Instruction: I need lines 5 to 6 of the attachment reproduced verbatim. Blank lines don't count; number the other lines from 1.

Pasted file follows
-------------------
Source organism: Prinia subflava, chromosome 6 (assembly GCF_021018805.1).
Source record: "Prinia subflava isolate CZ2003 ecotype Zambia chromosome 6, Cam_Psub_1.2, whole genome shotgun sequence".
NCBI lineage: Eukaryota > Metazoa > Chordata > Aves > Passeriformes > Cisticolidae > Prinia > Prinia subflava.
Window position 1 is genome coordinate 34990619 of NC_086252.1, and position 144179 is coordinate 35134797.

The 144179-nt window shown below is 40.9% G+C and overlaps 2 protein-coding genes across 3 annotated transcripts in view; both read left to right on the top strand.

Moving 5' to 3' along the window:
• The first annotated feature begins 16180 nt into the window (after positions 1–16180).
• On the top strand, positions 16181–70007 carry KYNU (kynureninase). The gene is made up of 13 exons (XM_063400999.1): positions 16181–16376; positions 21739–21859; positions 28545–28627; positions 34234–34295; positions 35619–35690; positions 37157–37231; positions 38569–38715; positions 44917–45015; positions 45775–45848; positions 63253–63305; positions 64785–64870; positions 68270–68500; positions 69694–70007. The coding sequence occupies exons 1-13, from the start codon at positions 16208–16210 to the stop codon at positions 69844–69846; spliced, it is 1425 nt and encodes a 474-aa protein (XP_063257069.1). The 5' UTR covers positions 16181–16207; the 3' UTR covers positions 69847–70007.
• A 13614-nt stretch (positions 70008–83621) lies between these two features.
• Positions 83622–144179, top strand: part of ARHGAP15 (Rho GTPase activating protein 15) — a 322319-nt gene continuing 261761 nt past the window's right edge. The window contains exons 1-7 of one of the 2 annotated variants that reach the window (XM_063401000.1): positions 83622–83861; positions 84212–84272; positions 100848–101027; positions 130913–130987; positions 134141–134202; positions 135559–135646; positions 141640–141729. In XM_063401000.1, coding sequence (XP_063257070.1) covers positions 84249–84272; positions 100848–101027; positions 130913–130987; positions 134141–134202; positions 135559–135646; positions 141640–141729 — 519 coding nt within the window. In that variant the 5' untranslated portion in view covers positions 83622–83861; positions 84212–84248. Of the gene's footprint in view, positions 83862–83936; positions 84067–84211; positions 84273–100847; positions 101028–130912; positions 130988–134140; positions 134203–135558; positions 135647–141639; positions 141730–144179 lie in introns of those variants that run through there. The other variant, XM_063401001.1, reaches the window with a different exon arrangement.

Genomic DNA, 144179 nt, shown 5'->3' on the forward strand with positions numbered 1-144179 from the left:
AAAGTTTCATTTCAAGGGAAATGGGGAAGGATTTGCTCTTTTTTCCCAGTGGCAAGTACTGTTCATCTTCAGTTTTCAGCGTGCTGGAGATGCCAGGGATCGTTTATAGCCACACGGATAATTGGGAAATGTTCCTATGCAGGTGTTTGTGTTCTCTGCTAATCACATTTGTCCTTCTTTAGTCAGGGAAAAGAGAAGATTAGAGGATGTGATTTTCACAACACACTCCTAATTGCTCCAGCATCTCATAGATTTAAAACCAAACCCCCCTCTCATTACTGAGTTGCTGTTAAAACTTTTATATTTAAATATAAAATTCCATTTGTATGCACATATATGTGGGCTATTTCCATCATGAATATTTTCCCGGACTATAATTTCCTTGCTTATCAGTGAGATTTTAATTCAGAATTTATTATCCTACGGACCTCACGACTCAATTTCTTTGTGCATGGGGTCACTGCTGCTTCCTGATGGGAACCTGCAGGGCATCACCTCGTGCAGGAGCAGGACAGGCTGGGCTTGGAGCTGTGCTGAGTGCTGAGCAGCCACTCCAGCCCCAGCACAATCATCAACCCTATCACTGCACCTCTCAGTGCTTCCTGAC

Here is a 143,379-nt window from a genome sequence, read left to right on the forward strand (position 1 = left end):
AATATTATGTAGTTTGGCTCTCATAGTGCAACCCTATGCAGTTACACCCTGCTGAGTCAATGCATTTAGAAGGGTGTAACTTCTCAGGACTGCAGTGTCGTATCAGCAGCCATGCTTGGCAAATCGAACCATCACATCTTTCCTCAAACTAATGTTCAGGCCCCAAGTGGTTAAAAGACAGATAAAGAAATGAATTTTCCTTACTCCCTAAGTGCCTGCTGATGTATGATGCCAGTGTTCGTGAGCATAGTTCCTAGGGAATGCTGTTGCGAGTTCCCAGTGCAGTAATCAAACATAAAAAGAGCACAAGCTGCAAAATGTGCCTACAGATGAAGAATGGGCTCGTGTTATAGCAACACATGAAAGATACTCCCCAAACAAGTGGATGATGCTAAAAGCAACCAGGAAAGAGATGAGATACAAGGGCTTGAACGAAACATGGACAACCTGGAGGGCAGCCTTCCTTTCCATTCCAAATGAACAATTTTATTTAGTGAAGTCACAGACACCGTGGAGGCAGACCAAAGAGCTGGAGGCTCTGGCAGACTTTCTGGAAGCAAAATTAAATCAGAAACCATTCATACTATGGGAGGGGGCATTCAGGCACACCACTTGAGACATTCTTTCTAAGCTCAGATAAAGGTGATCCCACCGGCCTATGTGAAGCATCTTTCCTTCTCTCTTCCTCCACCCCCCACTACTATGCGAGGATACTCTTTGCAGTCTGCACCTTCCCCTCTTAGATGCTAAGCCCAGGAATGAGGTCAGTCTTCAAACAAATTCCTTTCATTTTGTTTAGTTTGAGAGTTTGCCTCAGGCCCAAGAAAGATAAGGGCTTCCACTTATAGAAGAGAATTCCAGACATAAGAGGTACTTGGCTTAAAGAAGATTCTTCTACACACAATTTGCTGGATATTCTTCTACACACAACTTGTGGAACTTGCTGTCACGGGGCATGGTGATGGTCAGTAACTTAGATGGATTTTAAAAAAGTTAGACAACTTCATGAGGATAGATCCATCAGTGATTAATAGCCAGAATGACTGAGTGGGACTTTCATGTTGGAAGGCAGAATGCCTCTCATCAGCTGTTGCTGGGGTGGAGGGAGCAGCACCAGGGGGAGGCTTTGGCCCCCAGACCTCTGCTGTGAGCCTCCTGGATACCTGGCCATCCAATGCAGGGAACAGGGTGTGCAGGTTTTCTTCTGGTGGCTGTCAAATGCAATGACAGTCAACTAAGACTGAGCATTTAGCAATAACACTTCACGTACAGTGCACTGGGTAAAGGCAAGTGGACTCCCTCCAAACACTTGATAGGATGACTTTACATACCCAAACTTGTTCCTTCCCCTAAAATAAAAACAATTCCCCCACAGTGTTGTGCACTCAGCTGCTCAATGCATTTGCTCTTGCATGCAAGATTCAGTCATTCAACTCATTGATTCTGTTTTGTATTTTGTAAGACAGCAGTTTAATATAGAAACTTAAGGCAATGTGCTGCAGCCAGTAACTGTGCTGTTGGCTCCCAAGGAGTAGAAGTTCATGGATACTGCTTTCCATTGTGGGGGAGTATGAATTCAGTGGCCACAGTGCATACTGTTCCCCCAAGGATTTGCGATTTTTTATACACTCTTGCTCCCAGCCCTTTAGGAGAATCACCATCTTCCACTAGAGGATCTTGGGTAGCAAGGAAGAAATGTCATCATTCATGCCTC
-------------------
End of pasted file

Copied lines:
The 144179-nt window shown below is 40.9% G+C and overlaps 2 protein-coding genes across 3 annotated transcripts in view; both read left to right on the top strand.

Moving 5' to 3' along the window: